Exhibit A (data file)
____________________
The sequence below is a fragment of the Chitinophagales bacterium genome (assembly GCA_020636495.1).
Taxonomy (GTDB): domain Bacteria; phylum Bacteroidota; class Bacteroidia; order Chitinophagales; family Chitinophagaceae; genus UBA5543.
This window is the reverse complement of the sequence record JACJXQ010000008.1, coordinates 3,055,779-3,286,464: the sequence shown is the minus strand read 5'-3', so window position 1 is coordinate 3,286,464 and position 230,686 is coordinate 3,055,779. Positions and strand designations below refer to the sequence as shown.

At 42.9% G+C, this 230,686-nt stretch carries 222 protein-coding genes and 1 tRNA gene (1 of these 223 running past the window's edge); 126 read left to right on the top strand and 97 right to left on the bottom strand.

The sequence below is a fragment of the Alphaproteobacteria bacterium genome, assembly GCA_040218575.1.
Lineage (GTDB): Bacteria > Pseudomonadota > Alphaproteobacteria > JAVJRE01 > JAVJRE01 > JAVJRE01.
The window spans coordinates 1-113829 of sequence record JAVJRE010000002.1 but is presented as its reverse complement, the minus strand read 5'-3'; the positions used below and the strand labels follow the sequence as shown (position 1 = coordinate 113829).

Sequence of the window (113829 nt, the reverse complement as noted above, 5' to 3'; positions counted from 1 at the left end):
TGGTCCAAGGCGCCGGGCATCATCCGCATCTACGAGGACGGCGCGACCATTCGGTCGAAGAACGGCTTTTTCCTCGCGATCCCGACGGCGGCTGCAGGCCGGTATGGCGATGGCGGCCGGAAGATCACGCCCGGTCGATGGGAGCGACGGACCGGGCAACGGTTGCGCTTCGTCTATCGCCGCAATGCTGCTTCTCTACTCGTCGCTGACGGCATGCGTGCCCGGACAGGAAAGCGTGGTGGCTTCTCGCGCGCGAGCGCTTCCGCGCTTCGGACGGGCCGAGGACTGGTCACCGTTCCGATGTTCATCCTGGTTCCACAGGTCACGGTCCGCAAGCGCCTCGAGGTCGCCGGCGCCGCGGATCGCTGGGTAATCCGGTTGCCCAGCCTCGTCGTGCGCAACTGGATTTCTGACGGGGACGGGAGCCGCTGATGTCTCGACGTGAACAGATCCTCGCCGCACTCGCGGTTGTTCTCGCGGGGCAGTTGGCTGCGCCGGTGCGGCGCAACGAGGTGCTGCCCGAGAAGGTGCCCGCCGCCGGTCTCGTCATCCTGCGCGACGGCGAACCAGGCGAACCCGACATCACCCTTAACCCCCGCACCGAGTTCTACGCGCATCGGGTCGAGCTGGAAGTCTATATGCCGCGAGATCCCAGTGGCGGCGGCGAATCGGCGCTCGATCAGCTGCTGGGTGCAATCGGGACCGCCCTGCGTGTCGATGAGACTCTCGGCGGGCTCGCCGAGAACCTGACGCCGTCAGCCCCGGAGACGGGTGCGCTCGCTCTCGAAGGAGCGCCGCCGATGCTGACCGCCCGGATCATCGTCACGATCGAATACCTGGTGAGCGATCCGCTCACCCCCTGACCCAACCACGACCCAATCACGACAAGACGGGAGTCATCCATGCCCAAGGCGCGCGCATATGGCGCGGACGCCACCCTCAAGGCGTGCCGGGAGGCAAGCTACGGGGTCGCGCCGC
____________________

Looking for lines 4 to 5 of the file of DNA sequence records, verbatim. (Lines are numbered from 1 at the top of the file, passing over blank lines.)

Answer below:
At 42.9% G+C, this 230,686-nt stretch carries 222 protein-coding genes and 1 tRNA gene (1 of these 223 running past the window's edge); 126 read left to right on the top strand and 97 right to left on the bottom strand.

The sequence below is a fragment of the Alphaproteobacteria bacterium genome, assembly GCA_040218575.1.